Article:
Mary Schiller Myers, a 1943 graduate of The University of Akron, was instrumental in selecting some of the public art enhancing mg国际’s campus, as well as Akron’s parks and public buildings.
After the Goodyear Polymer Center was built, Dean Frank Kelley envisioned a bold and dramatic work of art in the circle outside his window. In 1998 the University’s Art in Public Places Committee began searching for the right work of art and issued a call for proposals. Several of the responding 86 artists were invited to submit ideas. Mrs. Myers, a committee member, saw a massive outdoor work by Dale Chihuly at the Marlboro Gallery courtyard on one of her frequent visits to New York. Chihuly had originally submitted a proposal to the committee, but it had been set aside because a work in glass did not seem feasible for campus.
While Chihuly was in Cleveland, for an exhibit of his work, he met with Mrs. Myers and members of the university community. He told them he was beginning to work with polymer materials and would be interested in doing more, thus introducing the idea of a polymer work of art.
The result of Mrs. Myers and Dean Kelley’s vision for unique and significant public art is the stunning Chihuly Outdoor Art Sculpture.
Mrs. Myers pledged the initial $100,000 as a challenge gift in honor of her late husband, Louis S. Myers, a founder of Myers Industries. The challenge was met by a grant from the Harold and Catherine Folk Charitable Foundation thanks to the efforts of George W. Daverio, Jr., and a gift from A. Schulman, Inc. A commitment from Bayer MaterialScience L.L.C. to donate the polymer materials became an important contribution. The landscaped base was funded by percent for arts and is modeled after the spiral curves of the chambered nautilus, one of nature’s more perfect designs. Further support was received from The Ohio Arts Council and the University’s Division of Capital Planning.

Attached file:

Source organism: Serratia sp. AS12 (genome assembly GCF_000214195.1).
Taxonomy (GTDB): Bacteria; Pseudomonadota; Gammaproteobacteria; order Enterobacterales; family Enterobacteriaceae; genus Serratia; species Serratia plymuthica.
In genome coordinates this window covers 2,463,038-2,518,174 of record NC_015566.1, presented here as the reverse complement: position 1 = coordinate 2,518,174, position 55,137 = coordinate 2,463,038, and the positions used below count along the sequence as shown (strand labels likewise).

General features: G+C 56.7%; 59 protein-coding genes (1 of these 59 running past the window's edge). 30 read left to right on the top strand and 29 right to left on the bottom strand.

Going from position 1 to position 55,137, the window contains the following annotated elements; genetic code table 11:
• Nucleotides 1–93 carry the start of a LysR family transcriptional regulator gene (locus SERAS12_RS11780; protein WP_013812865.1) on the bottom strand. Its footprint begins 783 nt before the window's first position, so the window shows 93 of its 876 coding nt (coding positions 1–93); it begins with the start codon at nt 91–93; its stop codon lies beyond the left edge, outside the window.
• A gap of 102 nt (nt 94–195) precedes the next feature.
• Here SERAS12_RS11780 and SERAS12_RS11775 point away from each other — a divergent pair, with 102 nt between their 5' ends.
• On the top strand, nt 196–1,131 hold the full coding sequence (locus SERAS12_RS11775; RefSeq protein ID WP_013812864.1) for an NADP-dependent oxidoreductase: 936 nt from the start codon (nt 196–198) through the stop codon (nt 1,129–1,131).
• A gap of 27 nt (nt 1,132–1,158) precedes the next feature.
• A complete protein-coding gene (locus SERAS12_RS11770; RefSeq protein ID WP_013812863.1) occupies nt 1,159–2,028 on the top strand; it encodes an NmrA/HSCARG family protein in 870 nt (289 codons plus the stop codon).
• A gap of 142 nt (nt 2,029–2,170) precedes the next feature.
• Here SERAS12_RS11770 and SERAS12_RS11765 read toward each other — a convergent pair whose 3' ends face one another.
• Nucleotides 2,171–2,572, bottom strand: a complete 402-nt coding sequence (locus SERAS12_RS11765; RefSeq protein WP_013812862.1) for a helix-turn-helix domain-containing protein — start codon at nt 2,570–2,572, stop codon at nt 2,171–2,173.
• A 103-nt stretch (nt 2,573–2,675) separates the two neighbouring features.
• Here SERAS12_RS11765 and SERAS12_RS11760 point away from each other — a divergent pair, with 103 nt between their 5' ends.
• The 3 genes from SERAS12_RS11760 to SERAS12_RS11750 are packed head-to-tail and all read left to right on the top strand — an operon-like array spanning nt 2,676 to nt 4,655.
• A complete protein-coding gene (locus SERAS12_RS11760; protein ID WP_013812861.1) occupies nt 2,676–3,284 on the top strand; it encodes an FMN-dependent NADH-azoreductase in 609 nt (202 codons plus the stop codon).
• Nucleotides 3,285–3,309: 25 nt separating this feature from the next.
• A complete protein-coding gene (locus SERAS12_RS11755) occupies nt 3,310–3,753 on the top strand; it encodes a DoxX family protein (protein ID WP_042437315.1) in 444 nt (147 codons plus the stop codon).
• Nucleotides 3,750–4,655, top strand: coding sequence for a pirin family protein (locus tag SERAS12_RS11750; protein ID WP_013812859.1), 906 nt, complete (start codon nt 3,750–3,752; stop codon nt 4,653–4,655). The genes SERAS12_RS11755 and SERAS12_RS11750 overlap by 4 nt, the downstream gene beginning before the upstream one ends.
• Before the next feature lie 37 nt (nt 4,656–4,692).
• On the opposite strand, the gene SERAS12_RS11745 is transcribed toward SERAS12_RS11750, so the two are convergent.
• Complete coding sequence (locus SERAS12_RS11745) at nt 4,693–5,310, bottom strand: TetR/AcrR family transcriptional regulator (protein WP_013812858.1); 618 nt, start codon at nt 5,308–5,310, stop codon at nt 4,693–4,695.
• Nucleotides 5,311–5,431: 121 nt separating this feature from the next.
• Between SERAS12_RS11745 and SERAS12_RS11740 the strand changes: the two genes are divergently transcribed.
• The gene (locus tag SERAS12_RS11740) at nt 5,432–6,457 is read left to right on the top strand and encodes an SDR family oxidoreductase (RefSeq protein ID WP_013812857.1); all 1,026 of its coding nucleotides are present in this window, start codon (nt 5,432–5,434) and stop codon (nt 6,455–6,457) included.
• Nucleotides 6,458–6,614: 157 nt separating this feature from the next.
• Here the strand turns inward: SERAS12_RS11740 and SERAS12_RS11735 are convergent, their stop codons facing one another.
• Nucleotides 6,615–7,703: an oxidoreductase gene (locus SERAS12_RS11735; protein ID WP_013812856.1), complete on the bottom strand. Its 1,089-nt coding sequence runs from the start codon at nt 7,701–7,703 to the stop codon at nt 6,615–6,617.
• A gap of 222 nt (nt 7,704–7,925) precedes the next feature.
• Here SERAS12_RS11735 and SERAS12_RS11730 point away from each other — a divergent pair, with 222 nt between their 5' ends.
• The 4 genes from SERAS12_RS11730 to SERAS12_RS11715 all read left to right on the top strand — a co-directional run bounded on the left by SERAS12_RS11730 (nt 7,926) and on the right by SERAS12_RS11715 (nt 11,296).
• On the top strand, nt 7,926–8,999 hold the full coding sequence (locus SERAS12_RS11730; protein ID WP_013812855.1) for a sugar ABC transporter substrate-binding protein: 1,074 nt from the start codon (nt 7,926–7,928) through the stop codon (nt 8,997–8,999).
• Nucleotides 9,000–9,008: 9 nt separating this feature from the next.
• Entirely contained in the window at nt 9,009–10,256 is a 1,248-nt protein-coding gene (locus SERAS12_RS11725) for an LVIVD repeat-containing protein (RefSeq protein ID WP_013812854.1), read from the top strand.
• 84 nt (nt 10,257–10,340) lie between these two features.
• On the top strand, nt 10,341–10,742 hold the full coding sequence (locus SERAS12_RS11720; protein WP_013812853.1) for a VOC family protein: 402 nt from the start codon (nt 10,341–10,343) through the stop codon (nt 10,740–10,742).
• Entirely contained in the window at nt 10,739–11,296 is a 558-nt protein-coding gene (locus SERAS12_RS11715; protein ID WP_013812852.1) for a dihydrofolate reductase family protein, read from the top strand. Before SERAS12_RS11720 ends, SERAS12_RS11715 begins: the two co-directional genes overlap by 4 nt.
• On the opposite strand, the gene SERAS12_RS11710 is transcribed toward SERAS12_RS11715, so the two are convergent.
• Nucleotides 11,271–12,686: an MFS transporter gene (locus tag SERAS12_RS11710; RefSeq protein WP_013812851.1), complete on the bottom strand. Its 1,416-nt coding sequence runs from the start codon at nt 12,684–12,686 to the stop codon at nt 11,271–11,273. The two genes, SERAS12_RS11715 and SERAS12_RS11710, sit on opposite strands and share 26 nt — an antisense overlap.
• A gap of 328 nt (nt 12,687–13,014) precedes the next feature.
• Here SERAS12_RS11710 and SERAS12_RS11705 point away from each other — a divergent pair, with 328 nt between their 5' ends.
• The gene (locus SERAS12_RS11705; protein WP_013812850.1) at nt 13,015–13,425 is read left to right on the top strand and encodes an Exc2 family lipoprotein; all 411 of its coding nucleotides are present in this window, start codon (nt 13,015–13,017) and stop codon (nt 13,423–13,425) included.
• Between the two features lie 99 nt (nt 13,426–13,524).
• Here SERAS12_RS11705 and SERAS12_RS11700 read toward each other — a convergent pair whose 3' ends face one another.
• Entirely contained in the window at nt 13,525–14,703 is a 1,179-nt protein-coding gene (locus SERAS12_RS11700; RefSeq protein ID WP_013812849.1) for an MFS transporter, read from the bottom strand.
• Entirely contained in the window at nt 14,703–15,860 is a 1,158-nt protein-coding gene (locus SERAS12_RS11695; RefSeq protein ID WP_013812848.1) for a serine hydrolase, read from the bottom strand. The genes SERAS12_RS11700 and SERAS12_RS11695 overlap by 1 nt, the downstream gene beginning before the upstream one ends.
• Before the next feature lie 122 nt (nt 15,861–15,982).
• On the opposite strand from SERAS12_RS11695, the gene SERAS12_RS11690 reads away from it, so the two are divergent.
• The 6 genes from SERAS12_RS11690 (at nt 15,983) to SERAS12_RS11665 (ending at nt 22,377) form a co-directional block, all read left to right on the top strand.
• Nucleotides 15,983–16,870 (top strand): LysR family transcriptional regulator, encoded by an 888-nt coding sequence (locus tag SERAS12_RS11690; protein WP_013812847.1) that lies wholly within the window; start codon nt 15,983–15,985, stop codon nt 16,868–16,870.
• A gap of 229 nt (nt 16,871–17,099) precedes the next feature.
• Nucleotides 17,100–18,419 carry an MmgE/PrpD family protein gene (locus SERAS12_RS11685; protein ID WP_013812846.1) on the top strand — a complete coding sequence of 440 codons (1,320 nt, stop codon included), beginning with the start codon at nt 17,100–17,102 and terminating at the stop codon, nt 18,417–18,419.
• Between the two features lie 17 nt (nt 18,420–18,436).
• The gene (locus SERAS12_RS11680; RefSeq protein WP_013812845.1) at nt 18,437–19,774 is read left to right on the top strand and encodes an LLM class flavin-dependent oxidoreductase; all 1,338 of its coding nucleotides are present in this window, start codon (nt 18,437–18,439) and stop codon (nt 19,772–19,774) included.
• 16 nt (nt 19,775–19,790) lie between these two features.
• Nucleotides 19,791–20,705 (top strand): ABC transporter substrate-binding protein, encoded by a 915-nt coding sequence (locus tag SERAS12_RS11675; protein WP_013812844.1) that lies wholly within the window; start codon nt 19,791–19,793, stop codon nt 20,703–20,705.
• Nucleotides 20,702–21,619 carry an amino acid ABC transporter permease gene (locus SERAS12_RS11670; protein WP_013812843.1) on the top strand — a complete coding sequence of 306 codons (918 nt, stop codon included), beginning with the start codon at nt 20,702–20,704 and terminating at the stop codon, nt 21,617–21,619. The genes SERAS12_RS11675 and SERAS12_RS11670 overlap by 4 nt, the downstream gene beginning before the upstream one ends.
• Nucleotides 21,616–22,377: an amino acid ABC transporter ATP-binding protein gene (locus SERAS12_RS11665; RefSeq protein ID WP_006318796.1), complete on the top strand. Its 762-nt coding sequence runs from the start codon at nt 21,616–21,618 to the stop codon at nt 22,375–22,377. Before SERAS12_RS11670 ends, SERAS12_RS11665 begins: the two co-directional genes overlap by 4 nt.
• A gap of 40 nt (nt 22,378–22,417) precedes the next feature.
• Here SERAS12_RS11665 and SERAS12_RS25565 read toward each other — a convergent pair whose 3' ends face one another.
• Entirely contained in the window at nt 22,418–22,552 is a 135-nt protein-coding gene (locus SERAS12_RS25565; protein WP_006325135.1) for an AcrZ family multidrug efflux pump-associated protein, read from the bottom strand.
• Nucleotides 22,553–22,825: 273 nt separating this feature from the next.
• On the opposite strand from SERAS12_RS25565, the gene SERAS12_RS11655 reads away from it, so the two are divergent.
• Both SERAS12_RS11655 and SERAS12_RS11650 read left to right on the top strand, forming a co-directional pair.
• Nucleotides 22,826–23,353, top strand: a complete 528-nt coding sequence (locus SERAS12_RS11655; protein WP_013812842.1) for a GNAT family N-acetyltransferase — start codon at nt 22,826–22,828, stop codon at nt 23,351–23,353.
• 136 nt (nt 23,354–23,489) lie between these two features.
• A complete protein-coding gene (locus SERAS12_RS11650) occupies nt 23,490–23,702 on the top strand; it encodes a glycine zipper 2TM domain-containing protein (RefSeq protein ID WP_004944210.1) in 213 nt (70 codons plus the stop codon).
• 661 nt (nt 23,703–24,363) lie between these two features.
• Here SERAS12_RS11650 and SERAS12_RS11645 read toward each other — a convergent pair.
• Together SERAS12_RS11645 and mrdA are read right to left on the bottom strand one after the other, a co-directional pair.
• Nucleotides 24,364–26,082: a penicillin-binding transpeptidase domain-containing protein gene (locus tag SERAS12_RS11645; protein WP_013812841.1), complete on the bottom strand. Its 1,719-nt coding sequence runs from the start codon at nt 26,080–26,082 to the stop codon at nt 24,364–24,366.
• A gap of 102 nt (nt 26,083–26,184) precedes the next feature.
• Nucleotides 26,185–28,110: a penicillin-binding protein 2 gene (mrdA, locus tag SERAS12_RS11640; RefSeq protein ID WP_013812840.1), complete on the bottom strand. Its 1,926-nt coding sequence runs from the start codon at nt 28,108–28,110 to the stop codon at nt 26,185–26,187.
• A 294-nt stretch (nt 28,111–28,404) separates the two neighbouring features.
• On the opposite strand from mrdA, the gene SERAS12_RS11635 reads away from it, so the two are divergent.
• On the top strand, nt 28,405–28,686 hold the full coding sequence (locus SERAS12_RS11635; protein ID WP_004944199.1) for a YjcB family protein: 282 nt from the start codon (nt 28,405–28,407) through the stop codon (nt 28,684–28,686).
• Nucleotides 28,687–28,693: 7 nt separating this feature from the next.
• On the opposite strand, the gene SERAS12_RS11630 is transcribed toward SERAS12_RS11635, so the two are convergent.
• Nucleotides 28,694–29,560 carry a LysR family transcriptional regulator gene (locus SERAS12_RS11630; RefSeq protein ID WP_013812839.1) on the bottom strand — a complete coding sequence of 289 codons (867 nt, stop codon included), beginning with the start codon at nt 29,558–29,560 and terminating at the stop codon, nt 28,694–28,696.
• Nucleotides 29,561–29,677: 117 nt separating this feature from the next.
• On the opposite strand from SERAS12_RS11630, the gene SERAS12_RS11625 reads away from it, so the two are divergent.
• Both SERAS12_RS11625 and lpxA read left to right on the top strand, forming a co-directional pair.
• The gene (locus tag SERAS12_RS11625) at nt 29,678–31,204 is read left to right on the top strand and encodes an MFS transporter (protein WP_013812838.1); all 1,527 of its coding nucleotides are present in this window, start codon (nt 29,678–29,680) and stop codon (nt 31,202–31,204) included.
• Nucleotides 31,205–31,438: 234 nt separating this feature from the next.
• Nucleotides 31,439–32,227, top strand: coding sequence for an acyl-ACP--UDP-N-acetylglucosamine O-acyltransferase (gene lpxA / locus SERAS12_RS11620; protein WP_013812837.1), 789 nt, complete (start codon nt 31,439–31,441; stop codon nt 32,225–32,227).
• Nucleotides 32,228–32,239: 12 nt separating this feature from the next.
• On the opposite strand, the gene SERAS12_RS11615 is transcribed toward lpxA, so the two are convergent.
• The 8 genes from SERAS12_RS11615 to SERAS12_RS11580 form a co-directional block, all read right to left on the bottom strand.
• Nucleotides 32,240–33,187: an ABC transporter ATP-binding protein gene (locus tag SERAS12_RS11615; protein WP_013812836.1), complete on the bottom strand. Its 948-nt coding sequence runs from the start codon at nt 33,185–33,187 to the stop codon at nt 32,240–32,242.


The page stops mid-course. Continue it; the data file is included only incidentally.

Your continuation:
Benefits to campus
The Chihuly Outdoor Art Sculpture is only the third installation by internationally renowned artist Dale Chihuly in Ohio. Completed in July 2005, The University of Akron welcomed a new tower of iridescent blue polymer. The 30-foot-tall polyurethane and stainless-steel sculpture is constructed with 83 individual “rocks” – each weighing 60-80 pounds – mounted to a central stainless-steel armature. The entire piece is secured to a 10-foot-tall cylindrical base of reinforced concrete.
The sculpture advances the image and understanding of the uses of polymers and initiated an unparalleled opportunity for recognition of mg国际 in the polymer realm and in the fine arts community.
To honor a loved one through a named space opportunity on campus, please contact the Department of Development at firstname.lastname@example.org